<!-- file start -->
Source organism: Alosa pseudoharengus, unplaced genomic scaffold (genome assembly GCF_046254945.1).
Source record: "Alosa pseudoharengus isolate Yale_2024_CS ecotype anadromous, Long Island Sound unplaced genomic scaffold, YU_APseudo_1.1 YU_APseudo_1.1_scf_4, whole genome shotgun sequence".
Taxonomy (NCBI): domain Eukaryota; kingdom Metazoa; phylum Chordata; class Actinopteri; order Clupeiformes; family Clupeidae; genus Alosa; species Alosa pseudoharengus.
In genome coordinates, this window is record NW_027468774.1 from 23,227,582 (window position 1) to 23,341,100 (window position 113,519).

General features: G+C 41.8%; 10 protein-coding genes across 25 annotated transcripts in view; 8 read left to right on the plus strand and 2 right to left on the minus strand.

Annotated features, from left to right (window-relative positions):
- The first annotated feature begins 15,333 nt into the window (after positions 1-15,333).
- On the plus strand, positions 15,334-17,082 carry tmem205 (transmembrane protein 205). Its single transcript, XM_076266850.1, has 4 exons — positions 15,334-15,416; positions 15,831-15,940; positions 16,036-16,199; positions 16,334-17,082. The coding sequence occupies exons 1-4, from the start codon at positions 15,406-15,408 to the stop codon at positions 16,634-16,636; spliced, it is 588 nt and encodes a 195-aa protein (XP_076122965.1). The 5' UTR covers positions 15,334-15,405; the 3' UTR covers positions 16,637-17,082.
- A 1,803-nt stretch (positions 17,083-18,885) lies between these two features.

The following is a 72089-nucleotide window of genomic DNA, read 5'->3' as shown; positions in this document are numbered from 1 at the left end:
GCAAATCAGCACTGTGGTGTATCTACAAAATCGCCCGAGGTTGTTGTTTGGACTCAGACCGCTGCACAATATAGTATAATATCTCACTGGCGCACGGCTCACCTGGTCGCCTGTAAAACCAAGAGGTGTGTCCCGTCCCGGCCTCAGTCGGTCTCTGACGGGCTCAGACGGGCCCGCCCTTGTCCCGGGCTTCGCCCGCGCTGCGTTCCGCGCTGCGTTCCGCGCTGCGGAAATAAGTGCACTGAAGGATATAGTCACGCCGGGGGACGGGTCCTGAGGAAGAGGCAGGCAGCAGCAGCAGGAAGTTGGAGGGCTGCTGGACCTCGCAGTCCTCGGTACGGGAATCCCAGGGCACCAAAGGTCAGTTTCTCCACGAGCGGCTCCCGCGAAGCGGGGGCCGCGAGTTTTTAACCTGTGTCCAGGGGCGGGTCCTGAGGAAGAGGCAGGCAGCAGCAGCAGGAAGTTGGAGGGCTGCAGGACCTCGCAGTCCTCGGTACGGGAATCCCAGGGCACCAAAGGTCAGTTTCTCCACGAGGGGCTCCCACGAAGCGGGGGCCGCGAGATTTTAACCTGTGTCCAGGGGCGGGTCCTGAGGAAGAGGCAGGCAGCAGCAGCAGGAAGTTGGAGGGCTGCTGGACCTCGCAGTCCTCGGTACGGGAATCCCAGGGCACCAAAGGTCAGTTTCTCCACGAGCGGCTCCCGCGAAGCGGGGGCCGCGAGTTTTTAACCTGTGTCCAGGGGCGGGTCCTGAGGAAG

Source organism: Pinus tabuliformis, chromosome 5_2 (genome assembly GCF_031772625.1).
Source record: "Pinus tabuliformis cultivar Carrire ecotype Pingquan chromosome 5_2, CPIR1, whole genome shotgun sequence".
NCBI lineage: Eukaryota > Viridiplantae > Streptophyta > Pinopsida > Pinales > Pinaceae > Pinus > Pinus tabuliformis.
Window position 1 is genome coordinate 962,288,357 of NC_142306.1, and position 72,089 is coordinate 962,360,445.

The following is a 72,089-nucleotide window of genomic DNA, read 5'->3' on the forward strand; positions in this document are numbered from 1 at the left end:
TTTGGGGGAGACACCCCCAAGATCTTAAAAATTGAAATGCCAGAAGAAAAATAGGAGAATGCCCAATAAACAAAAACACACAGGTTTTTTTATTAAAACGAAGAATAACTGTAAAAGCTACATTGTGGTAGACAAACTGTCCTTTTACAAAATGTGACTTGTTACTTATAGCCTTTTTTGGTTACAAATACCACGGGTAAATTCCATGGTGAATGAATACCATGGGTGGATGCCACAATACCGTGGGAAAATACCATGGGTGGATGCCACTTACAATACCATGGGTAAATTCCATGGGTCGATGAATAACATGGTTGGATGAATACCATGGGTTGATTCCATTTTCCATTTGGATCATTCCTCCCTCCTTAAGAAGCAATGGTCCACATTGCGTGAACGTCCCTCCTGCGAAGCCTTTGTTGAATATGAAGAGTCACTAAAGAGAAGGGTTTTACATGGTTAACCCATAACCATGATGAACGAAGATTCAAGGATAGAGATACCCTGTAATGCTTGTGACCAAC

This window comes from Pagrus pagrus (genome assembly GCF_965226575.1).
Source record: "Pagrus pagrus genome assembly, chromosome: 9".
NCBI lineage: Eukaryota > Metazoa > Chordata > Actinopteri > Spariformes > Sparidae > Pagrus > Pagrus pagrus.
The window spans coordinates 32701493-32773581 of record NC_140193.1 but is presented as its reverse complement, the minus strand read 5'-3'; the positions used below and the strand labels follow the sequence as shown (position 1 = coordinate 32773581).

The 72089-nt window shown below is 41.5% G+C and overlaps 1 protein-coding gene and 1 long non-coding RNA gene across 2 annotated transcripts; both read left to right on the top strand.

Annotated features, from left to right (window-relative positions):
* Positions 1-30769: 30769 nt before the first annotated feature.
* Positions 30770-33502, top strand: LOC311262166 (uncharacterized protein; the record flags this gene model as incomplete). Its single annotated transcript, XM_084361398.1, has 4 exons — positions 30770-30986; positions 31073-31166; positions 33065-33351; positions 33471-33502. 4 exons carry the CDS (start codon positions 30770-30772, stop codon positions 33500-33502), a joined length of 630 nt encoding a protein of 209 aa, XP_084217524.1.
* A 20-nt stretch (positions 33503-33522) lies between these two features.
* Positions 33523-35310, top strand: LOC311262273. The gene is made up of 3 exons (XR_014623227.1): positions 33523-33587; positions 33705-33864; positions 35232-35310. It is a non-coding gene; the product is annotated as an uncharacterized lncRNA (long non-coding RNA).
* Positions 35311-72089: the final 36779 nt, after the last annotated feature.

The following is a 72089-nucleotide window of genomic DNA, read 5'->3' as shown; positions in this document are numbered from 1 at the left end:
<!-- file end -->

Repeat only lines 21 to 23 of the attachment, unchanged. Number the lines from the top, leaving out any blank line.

The window spans coordinates 32701493-32773581 of record NC_140193.1 but is presented as its reverse complement, the minus strand read 5'-3'; the positions used below and the strand labels follow the sequence as shown (position 1 = coordinate 32773581).

The 72089-nt window shown below is 41.5% G+C and overlaps 1 protein-coding gene and 1 long non-coding RNA gene across 2 annotated transcripts; both read left to right on the top strand.

Annotated features, from left to right (window-relative positions):